Tera Weyer with her Student-Athlete Character Award from the National Christian College Athletic Association, presented at the NCCAA convention in Louisville, Ky., on June 2.

Weyer’s collegiate award combines sports, character and Christianity

“Sharing faith is far more important than golf”

Tera Weyer, a 2012 Staples Motley High School graduate participated in college golf and had a stellar career, but she took the  mindset that there is more to sports than competition.

At North Central University (NCU), the college she attended in Minneapolis, “everything is done for glorifying God in all we do, including sports,” said Weyer. “Sharing faith is far more important than golf,” she said.

For her ability to make sports about people rather than competition, Weyer received a national award, the Game Plan 4 LIFE Female Student-Athlete Character Award from the National Christian College Athletic Association at their annual convention June 1-3 in Louisville, Ky. One female and one male athlete are honored with the award each year.

Even though she was a student aide to the NCU athletic department, Weyer didn’t know about the award until she was informed that she had won it. Then she found out about the long process that had been going on behind her back. Letters of recommendation were written by many people, including her coach, athletic director, college vice president and an opposing coach from Northwestern University in St. Paul. “I know all the opposing coaches, and they could have written the letter, but his was especially good,” said Weyer.

Weyer was not able to read those letters until the convention in Louisville, so hearing parts of them being read was a distinction for her college career.

“It was such an honor, I didn’t think I did a whole, bunch” of extra things to earn the award, said Weyer.

Quotes from the letters include:

“Tera exemplifies character and leadership in whatever she puts her hand to,” noted Michael Nosser, Vice President of Student Development. “She is a wonderful young woman who has been a blessing to our institution.”

Greg Johnson, NCU Director of Athletics, stated, “Tera exhibits love to all people, but her love towards what’s most important - winning others for Christ - is clearly of highest priority.”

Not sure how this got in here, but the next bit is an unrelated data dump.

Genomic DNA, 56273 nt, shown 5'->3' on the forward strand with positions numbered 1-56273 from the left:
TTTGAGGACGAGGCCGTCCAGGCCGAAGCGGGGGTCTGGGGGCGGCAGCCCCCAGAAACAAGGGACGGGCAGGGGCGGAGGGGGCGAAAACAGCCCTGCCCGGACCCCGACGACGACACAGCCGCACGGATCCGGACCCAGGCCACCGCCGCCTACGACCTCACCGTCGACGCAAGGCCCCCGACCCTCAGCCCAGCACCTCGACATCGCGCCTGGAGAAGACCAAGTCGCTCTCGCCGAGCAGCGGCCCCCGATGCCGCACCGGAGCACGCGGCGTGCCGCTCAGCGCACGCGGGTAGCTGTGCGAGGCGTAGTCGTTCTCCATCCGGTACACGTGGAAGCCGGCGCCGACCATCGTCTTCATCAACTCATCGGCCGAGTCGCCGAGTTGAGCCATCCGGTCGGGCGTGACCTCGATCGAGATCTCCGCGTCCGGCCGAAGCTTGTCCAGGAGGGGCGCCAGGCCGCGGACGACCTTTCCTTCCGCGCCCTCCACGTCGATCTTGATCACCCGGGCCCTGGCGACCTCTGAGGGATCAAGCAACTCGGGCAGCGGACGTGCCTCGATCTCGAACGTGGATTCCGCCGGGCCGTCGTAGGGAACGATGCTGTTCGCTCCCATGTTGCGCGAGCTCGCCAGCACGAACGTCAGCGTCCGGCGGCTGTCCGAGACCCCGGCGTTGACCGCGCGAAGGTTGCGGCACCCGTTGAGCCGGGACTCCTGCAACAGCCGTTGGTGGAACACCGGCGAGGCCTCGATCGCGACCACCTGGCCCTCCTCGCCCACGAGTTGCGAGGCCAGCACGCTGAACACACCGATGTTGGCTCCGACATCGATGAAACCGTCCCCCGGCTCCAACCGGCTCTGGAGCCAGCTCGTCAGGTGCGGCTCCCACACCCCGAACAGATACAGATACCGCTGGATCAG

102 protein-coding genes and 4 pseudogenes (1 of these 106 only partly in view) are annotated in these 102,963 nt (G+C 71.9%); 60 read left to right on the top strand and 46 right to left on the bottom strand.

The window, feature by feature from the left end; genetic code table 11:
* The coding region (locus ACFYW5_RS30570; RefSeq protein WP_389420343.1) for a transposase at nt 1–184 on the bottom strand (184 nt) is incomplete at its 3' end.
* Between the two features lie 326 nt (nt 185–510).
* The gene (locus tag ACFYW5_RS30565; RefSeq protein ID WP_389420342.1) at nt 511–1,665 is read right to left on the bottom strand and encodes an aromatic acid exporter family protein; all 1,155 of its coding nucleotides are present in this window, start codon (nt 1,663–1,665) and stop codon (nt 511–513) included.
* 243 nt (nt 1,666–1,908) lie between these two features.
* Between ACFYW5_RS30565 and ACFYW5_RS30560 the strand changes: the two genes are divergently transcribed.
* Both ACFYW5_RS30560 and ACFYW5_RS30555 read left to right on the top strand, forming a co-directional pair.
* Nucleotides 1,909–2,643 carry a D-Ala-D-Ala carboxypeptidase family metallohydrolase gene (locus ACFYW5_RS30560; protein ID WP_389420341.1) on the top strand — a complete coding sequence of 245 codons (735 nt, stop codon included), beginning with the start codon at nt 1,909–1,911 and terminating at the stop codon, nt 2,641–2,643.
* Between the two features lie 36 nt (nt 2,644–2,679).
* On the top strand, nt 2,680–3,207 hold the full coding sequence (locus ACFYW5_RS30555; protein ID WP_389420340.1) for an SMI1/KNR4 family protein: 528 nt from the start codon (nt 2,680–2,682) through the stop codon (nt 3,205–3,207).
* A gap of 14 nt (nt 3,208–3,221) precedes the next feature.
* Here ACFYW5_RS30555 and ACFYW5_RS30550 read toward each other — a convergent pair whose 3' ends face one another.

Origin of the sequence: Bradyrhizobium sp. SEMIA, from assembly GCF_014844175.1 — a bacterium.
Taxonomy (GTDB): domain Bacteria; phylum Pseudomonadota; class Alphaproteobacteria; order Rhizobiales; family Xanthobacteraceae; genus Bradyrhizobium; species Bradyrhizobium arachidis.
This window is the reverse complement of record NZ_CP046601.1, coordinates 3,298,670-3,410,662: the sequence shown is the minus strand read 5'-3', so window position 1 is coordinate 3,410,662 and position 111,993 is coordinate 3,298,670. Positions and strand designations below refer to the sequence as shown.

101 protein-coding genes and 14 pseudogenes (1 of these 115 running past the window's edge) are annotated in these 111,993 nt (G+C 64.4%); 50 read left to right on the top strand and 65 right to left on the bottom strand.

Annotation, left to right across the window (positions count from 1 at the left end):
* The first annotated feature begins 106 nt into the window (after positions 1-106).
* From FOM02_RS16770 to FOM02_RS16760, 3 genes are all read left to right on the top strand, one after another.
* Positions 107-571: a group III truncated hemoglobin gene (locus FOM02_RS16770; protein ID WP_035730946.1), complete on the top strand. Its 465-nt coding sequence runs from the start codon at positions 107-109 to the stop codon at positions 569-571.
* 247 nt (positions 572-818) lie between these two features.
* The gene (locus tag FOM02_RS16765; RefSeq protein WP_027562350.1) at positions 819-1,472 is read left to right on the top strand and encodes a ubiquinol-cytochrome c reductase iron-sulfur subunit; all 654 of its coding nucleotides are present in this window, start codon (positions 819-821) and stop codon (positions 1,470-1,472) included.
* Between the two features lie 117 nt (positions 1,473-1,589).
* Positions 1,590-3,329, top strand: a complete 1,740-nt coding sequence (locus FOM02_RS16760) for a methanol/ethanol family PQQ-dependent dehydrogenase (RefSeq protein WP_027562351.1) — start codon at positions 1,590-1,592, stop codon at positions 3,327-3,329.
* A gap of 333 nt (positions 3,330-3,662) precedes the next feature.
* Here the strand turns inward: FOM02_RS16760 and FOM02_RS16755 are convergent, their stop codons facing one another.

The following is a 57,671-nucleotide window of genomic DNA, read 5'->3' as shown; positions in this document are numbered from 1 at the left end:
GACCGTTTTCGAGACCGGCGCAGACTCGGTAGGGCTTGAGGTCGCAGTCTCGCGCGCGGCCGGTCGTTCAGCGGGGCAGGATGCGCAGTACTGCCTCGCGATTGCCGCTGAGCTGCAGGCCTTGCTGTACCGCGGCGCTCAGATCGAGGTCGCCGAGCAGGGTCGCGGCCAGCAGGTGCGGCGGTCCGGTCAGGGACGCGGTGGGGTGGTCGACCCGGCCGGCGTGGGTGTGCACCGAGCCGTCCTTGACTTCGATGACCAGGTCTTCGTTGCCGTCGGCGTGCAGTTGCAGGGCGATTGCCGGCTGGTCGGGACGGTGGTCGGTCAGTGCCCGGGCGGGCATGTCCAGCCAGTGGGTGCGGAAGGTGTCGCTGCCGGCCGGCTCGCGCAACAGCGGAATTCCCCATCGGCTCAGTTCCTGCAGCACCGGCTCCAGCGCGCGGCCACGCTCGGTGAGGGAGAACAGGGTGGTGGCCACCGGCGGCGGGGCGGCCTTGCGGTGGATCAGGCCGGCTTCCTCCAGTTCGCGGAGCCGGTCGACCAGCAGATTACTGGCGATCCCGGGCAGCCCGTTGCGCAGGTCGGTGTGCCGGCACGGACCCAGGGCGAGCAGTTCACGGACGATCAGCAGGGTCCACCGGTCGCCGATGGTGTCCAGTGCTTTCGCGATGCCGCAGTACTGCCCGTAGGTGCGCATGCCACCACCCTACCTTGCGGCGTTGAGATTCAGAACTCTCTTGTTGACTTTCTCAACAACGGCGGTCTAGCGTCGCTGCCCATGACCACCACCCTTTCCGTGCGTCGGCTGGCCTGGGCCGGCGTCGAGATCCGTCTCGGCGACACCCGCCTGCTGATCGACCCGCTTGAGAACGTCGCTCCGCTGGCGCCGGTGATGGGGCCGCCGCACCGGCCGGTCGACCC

Weyer finished her intercultural studies course work and graduated as class valedictorian with a 4.0 GPA. She was captain of the women’s golf team, co-director of the Student Athlete Advisory Committee, and volunteered at a children’s reading center.

Looking back, Weyer said it was a good decision to take part in college athletics.

“I wasn’t planning on being an athlete,” she said when she first started college. She didn’t even know NCU had a women’s golf team until she knew it would be her college choice.

Once she found out there was a team, she decided to give it a try since she loves to play golf and it was a chance to “play on the best courses, meet cool people and improve on your sport,” she said.

The main college golf season is in the fall. Weyer said it is a short season, from around Aug. 20 to Oct. 10. That schedule worked well with her academics because the course load gets heavier in the second part of the term.

It also gave her the chance to travel to the Middle East for the spring semester last year, to study in Egypt and Turkey. See the Sept. 15, 2015 Staples World for a story on that trip.

Weyer had an excellent golf career at NCU, winning five tournaments and scoring the lowest career average round per 18 holes in program history. She also has the lowest individual round of 84. This fall she placed second in the conference tournament in Alexandria.

“It worked out well,” said Weyer.

Weyer is planning to travel back to the Middle East, this time to Oman, a country on the Arabian Peninsula, for a two year program. She will join some of the people who she met in Egypt and will study at Arabic Institute language school.

She believes her college experience, including golf, will help her with her next steps in life, even in a region where women’s sports are forbidden. “It’s more than just the sport, you learn to fight when things are going bad and turn it into something good,” she said. “I learned to make friends and have conversations with people I don’t know. In golf you have six hours out there on the course to get to know them.” Weyer said she still has contact with some of the people she met through golf.

To collect her NCCAA Student-Athlete Character Award, Weyer drove to Louisville with her mother Joy, uncle Derek Prindle and a friend from UNC.

In addition to being valedictorian at her high school, Weyer was also valeditorian of her college graduating class.

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